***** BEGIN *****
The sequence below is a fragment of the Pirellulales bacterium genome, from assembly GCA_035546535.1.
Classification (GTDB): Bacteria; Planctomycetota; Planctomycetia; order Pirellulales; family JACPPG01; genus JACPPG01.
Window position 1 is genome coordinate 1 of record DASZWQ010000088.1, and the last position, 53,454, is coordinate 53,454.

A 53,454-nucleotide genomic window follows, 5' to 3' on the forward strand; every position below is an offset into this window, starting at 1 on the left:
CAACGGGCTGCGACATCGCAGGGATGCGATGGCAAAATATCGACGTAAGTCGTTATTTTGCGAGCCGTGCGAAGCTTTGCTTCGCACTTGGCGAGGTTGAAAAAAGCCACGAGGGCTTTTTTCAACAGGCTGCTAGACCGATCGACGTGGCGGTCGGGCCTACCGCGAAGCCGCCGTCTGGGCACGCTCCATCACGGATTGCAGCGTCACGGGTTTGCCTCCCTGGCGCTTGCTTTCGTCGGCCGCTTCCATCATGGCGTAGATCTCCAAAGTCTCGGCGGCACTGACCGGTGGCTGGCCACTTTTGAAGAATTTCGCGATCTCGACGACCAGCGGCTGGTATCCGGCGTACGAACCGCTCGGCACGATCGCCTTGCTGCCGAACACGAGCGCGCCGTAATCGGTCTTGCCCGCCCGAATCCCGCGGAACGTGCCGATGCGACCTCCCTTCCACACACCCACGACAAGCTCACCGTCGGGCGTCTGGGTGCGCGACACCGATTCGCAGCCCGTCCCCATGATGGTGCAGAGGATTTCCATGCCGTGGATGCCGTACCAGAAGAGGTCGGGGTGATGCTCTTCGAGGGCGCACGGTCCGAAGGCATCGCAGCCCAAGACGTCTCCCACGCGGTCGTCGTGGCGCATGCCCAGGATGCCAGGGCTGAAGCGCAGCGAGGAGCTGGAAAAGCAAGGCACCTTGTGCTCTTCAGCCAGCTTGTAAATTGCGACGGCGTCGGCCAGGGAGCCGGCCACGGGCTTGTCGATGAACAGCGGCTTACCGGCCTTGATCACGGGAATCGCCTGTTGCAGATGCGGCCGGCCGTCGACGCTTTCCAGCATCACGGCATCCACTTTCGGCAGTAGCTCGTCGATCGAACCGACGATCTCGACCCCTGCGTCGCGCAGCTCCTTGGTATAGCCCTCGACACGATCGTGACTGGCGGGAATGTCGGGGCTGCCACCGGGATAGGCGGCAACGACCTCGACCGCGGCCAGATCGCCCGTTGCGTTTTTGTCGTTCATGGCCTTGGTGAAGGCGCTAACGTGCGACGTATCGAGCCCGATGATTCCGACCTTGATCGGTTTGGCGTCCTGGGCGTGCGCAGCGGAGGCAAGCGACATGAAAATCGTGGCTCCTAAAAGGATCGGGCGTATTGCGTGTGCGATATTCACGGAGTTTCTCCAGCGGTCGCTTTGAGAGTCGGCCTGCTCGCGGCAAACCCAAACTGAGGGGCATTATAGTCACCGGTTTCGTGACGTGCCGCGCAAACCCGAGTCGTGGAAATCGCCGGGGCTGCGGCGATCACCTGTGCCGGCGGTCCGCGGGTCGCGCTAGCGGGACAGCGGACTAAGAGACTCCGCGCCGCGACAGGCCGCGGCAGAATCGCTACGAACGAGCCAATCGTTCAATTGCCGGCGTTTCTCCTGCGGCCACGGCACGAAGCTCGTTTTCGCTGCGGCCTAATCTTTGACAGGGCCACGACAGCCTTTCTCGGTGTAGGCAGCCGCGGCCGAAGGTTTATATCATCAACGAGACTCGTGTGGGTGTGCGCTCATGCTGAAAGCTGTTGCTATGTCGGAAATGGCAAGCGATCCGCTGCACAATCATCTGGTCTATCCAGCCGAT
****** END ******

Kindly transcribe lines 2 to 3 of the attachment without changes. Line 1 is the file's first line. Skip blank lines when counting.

Classification (GTDB): Bacteria; Planctomycetota; Planctomycetia; order Pirellulales; family JACPPG01; genus JACPPG01.
Window position 1 is genome coordinate 1 of record DASZWQ010000088.1, and the last position, 53,454, is coordinate 53,454.